Cornered

Big Tobacco At The Bar Of Justice
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Author(s): Peter Pringle
Original Publish Date: Sep 16, 2014
Product Number: EB00527716
Released: Sep 16, 2014
Business Term: 2 Year
ISBN: #9781466881587
Publisher: Henry Holt and Co.
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Description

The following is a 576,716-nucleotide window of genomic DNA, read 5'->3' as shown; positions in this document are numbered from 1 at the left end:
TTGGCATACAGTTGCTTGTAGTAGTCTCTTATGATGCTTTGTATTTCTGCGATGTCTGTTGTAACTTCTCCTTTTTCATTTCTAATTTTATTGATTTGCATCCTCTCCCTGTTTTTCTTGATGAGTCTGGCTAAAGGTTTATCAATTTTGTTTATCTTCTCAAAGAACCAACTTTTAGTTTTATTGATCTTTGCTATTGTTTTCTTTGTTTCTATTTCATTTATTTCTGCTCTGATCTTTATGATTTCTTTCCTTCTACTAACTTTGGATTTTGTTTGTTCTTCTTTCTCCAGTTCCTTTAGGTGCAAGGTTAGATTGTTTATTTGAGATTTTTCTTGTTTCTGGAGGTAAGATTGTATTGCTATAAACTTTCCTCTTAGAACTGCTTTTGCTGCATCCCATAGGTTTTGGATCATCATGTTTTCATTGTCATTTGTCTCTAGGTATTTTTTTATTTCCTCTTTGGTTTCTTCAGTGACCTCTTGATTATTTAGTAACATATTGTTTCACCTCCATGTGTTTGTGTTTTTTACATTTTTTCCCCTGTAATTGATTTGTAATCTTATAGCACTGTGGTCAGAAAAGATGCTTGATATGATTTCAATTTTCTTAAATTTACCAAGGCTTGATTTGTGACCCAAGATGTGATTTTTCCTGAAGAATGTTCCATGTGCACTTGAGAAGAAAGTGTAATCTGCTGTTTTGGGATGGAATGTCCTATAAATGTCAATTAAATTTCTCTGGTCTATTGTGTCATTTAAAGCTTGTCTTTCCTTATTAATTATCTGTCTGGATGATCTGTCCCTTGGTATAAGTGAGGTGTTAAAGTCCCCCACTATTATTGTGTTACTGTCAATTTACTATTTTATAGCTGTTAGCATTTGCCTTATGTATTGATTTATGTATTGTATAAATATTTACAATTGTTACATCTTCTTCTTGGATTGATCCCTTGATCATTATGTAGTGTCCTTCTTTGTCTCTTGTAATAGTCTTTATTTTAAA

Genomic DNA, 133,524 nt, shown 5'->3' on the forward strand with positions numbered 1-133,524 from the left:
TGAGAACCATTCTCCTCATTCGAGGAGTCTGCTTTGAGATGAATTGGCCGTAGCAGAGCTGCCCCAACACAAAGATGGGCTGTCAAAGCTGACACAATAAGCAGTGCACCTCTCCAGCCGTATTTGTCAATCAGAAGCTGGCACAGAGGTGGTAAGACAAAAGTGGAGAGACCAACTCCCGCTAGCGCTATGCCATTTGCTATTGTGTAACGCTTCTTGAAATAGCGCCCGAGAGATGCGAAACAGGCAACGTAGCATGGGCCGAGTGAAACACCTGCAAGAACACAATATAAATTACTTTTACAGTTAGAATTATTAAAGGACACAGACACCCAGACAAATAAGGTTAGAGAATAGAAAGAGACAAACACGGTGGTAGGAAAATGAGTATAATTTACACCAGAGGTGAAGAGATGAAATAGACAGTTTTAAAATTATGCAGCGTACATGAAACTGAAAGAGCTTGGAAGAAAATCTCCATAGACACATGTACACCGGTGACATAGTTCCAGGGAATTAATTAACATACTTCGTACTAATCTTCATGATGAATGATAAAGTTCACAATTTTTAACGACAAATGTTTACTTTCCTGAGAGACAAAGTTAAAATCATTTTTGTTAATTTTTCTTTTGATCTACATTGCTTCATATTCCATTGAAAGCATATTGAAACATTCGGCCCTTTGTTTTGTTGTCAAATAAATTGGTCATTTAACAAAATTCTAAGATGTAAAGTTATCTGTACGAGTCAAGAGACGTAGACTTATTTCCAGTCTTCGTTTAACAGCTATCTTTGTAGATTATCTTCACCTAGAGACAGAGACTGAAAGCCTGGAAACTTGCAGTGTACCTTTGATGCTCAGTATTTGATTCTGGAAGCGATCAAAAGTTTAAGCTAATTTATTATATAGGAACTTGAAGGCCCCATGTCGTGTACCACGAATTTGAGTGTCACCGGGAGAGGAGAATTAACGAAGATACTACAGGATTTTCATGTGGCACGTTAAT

In New Orleans, the widow of an attorney who died of lung cancer vowed to avenge his death by suing the tobacco companies. In Clarksdale, Mississippi, an outraged country lawyer discovered the cost of lung cancer care as his secretary's mother lay dying. In Washington, D.C., a young pediatrician became the first FDA administrator in ninety years to decide nicotine should be regulated as a drug. All three were warned: Don't mess with Big Tobacco. Then a $9-an-hour law clerk in Louisville, Kentucky, stole thousands of incriminating tobacco company documents. Suddenly, an untouchable industry was under siege. In the vanguard of the attack were the nation's toughest liability lawyers. Thirty-nine states would ultimately join the battle, seeking billions of Midicaid dollars spent on tobacco-related diseases. The costliest civil litigation in history had begun. The $50 billion tobacco industry had finally met its match. Motivated as much by anger as by greed, liability lawyers with noms de guerre like "the Aspestos Avenger" and "the Master of Disaster" outflanked and outsmarted the once invincible legal armies of Big Tobacco. In 1994, sixty of these lawyers came together, pooling their talents, their time, and their war chests to launch a ferocious nationwide assault. At the same time, they provided the legal muscle behind the state suits. Three years later, they had forced the industry to the negotiating table. The result is a $368 billion deal that will eventually change the way Big Tobacco does business. Cornered is the first full account of this unprecedented legal battle. It uses confidential memos to explain how the companies avoided government regulation and legal redress for so many years. It moves from the early skirmishes in rural Mississippi to strategy sessions in the back rooms of New Orleans restaurants, from a warehouses in England stuffed with 9 million company documents to the corridors of power in the nation's capital. It follows the whistle-blowers who laid bare the evidence that made the litigtion possible, and it winds through the offices of the state attorneys general whose Medicaid lawsuits lent a halo of respectability to the "yunkyard dogs" of liability law. It is a tale at once dramatic, funny, and enraging. In the end, it is proof that the plaintiff's bar can initiate social change, even as it loots the coffers of corporate rascals.

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